With two girlfriends in tow, Celeste Mitchell hit the road for a Hervey Bay weekend getaway.
I've just had possibly the best meal of my life. And I'm in Hervey Bay.
It's Saturday night and the local hotspot Coast Restaurant & Bar is most certainly the place to be. Positioned on the esplanade, Coast fuses views across the calm waters of the bay with a relaxed front deck, slick-design bar and intimate dining room.
When our starter of Pork Buns comes out I am surprised to see no resemblance to my favourite yum cha dish, but delighted to taste the delicious pancake-style morsels of hoisin pork and cucumber.
Next, Hervey Bay scallops with coriander and hazelnut butter, their shells arranged artfully over a plate of tiny black pebbles, provide what can only be described as a party in my mouth.
Designed to share between two to four people, the slow roasted lamb shoulder with relish literally fell off the bone and did all the wonderfully clichéd yet incredible things that a good meal can do for your taste buds. Accompanied by a chunky avocado salad from their daily specials menu and washed down with a pitcher of made-while-you-wait Sangria, we were three very happy ladies. Coast is sure to impress even the biggest city food snobs and with cooking classes kicking off this month, I will most definitely be returning.
When I told a friend I was heading to Hervey Bay for the weekend she scoffed it was full of newlyweds and nearly-deads, as if I was mad for spending my precious days off there. But as we stepped into our stylish and comfortable two-bedroom apartment at Oceans Resort & Spa and took in views of the water, the pier edging towards the horizon, and Fraser Island in the distance, I conclude she must be the mad one.
Positioned at Urangan, you could be forgiven for never leaving the boundaries of Oceans Resort, with a fantastic bistro, café and spa on site allowing you to charge back everything to your room. You could quite easily, as we did, sit at The Bayswater Bistro all afternoon drinking in the view and a vino or two.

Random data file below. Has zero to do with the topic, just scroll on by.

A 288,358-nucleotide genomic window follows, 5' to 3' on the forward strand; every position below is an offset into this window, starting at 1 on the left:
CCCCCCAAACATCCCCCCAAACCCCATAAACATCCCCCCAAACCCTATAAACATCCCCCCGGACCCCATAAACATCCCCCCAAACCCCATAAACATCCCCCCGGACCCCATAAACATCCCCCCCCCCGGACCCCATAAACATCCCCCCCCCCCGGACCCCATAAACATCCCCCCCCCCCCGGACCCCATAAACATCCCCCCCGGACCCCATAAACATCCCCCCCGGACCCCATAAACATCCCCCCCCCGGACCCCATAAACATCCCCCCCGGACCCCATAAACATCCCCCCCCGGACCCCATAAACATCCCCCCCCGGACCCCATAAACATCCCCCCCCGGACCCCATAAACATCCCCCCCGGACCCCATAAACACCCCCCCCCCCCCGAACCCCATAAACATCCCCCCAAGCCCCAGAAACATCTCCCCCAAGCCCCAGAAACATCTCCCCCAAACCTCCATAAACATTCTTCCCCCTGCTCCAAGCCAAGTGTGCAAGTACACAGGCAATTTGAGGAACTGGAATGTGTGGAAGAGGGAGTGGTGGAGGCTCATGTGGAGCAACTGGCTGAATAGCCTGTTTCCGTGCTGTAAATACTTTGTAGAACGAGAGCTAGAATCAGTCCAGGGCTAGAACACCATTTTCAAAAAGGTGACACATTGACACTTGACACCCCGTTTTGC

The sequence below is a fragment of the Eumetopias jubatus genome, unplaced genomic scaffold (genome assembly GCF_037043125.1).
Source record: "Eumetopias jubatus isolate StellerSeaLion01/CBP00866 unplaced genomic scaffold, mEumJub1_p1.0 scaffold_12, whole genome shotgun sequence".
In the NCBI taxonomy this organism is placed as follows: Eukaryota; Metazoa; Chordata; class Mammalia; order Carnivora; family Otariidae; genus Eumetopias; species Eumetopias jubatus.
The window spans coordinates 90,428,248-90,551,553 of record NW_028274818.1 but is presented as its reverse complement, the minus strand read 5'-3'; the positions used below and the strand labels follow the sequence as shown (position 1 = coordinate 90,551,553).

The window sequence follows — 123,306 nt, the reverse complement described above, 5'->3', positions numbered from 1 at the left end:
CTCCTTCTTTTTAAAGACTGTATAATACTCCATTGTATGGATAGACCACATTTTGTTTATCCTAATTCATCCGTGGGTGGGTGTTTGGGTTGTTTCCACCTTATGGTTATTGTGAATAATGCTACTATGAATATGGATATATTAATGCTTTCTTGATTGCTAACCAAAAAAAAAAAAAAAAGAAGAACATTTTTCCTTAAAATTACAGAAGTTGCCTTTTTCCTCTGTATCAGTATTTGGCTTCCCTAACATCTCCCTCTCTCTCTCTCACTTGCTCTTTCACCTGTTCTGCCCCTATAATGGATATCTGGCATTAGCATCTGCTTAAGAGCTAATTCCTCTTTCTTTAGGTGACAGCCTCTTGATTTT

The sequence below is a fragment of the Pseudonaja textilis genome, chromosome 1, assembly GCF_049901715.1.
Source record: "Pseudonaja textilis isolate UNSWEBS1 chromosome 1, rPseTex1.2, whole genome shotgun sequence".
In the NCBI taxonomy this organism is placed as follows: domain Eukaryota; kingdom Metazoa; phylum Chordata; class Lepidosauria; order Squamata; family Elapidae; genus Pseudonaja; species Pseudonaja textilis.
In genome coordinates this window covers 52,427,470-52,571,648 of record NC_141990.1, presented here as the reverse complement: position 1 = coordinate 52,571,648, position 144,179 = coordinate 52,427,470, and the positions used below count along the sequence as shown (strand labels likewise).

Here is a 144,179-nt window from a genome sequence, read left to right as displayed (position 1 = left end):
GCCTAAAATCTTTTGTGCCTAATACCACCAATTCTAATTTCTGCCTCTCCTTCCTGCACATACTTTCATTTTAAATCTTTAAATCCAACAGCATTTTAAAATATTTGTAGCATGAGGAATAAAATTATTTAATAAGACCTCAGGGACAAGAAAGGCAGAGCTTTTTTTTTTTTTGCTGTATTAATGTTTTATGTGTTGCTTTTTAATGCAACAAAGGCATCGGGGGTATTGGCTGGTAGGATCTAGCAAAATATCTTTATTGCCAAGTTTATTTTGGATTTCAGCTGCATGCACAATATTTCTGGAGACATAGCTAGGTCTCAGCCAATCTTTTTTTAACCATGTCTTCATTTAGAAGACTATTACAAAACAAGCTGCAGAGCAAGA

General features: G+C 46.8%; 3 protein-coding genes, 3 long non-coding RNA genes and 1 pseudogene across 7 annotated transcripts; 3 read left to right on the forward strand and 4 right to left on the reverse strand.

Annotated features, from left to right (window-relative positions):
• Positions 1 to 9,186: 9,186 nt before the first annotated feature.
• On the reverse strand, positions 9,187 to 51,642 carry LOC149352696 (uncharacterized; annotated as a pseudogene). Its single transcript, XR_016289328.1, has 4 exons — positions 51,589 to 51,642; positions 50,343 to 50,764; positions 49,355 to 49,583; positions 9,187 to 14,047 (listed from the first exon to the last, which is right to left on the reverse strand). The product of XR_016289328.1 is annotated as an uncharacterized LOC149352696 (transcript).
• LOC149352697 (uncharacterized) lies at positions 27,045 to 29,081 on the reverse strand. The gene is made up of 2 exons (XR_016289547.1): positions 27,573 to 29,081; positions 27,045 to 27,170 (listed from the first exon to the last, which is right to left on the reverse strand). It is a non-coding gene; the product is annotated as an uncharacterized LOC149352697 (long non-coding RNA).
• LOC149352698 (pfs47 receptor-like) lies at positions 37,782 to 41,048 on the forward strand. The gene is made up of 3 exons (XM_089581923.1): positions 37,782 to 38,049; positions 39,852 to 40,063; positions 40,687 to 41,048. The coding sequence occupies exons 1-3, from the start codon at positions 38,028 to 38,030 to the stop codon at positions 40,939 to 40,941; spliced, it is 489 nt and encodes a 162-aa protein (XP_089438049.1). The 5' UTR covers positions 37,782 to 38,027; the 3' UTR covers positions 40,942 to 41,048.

An easy three-and-a-half hour drive north of Brisbane, Hervey Bay may run at a more relaxed pace, but it's got all the elements you need for a perfect seaside getaway – gorgeous sunny winter days, a walkway that meanders its way along the kilometers of coastline, just calling for you to take a walk with friends or hire a natty four-seater bike to cruise along in, and perhaps more surprisingly, incredible food.
It's not just the whales who know Hervey Bay is one of the best spots in the world, with many new residents, young and old, making the sea change.
Peter Lynch ditched the water skis and seal kisses of Sea World and moved up the coast in 1996 to start Blue Dolphin Tours. My friends and I joined him on his brand spankin' new catamaran for a morning of dolphin spotting and were delighted to see the first pod frolicking just outside the mouth of the marina.
Peter is only too happy to share his vast knowledge of the divine marine mammals and waters of the Fraser Coast, and the morning was a pleasant mix of dolphin encounters, interesting conversation and stunning surroundings. As we took the opportunity to soak up some rays sailing back from Moon Point, I couldn't help but feel like I'd been away for much longer than one day.
When not scouting for dolphins, Blue Dolphin Tours run intimate full-day whale watching tours in season as well as an incredibly reasonably priced champagne sunset sail – perfect for a night of romance, or to kick off a girls' night.
From July to November, the bay is most definitely the place to be to witness thousands of beautiful humpback whales as they make their 10,000km migration and put on a show not to be missed.
The warm shallow waters of the Bay provide the ultimate arena for the humpbacks to relax and play – where you're literally guaranteed to get up close with the majestic giants. You may be able to spot whales all along the east coast during their warm-up act, but it's here in Hervey Bay where they put on the most spectacular show.
Once back on land, in an attempt to walk off some of the indulgences of our girls' weekend, we did like the locals do and wandered down the wonderfully-vintage Urangan Pier, which stretches 868 metres.
Originally used to transport passengers, coal, sugar and timber, the pier was closed in 1985 and partly demolished, but due to public outcry the remainder was kept to be enjoyed. And being one of the best places to see a rare sunset over the water on the east coast, it attracts as many budding photographers as it does keen fishermen.
Feeling miles away from any city stresses and with a good dose of nature in our souls, there's only one question left to ask. Do we really have to leave?
Word Count: 847
Author: Celeste Mitchell
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